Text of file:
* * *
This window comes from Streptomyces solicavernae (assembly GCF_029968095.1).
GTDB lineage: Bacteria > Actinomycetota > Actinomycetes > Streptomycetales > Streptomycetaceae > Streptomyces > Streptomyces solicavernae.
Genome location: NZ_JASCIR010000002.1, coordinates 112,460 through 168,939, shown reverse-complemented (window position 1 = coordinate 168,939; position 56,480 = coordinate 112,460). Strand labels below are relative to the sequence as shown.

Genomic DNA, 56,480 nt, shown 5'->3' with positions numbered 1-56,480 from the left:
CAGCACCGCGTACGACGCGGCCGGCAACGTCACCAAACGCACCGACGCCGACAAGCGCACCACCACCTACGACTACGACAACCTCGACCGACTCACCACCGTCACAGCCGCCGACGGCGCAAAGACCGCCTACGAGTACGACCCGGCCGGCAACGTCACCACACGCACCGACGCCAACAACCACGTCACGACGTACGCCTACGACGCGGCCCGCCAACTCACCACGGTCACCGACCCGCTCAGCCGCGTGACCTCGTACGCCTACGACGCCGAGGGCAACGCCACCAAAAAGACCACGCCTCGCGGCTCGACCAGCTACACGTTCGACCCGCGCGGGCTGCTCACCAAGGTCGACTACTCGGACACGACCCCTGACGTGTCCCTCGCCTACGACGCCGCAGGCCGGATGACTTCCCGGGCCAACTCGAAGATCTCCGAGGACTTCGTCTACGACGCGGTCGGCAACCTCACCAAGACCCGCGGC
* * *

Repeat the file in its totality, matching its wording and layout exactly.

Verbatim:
This window comes from Streptomyces solicavernae (assembly GCF_029968095.1).
GTDB lineage: Bacteria > Actinomycetota > Actinomycetes > Streptomycetales > Streptomycetaceae > Streptomyces > Streptomyces solicavernae.
Genome location: NZ_JASCIR010000002.1, coordinates 112,460 through 168,939, shown reverse-complemented (window position 1 = coordinate 168,939; position 56,480 = coordinate 112,460). Strand labels below are relative to the sequence as shown.

Genomic DNA, 56,480 nt, shown 5'->3' with positions numbered 1-56,480 from the left:
CAGCACCGCGTACGACGCGGCCGGCAACGTCACCAAACGCACCGACGCCGACAAGCGCACCACCACCTACGACTACGACAACCTCGACCGACTCACCACCGTCACAGCCGCCGACGGCGCAAAGACCGCCTACGAGTACGACCCGGCCGGCAACGTCACCACACGCACCGACGCCAACAACCACGTCACGACGTACGCCTACGACGCGGCCCGCCAACTCACCACGGTCACCGACCCGCTCAGCCGCGTGACCTCGTACGCCTACGACGCCGAGGGCAACGCCACCAAAAAGACCACGCCTCGCGGCTCGACCAGCTACACGTTCGACCCGCGCGGGCTGCTCACCAAGGTCGACTACTCGGACACGACCCCTGACGTGTCCCTCGCCTACGACGCCGCAGGCCGGATGACTTCCCGGGCCAACTCGAAGATCTCCGAGGACTTCGTCTACGACGCGGTCGGCAACCTCACCAAGACCCGCGGC